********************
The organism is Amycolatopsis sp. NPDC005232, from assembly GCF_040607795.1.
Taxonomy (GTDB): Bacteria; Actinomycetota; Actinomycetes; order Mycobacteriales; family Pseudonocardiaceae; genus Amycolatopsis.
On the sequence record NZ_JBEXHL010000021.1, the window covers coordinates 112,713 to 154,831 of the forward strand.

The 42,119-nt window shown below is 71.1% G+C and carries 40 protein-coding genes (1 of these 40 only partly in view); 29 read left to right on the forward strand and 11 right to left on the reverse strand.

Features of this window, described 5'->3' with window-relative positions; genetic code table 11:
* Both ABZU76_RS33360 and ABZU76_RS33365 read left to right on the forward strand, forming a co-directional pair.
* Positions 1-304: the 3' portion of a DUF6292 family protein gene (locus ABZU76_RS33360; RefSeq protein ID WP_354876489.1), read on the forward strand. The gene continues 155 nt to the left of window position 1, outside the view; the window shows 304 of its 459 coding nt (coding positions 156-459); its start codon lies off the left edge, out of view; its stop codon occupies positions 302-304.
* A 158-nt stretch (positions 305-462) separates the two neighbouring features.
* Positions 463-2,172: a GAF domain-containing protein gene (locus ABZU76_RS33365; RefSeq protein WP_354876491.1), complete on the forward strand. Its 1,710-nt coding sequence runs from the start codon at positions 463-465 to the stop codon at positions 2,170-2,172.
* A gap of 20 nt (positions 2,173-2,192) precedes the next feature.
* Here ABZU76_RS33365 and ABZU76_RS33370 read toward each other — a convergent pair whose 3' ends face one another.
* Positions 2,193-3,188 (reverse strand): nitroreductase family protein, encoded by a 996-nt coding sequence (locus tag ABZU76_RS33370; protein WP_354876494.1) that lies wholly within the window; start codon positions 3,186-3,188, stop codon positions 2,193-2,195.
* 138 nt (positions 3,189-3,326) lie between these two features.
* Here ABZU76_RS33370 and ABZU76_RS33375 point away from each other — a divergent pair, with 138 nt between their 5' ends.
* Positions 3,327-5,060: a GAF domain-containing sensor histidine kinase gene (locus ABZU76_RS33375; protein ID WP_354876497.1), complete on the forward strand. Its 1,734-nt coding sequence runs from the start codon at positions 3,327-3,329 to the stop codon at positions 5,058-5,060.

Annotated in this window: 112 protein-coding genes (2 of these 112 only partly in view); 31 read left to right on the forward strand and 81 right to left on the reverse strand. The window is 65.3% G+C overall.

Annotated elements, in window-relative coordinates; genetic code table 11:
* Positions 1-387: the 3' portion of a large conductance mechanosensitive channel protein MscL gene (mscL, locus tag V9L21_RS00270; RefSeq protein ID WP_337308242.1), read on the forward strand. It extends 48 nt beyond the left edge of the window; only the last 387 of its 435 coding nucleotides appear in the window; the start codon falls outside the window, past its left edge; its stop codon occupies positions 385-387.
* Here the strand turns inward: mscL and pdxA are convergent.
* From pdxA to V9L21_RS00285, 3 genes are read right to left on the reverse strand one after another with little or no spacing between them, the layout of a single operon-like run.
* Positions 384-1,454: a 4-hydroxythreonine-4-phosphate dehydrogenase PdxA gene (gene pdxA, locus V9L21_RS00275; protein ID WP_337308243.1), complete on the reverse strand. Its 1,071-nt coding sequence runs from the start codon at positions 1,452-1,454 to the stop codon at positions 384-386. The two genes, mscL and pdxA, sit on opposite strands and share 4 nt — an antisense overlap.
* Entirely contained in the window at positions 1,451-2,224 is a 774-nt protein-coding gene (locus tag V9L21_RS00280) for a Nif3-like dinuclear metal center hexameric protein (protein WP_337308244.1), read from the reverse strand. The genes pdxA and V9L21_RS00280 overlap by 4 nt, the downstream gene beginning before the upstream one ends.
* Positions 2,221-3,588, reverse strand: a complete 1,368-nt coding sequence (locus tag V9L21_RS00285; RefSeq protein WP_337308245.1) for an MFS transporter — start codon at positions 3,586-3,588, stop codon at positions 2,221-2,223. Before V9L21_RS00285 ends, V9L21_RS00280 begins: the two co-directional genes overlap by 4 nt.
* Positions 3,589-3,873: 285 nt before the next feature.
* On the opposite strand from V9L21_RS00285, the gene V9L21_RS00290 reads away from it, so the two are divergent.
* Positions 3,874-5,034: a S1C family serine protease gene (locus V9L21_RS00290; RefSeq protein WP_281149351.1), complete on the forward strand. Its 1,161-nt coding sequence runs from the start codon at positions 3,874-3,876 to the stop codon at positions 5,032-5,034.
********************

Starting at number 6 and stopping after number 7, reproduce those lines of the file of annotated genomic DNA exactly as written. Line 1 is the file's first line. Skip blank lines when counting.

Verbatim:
* Both ABZU76_RS33360 and ABZU76_RS33365 read left to right on the forward strand, forming a co-directional pair.
* Positions 1-304: the 3' portion of a DUF6292 family protein gene (locus ABZU76_RS33360; RefSeq protein ID WP_354876489.1), read on the forward strand. The gene continues 155 nt to the left of window position 1, outside the view; the window shows 304 of its 459 coding nt (coding positions 156-459); its start codon lies off the left edge, out of view; its stop codon occupies positions 302-304.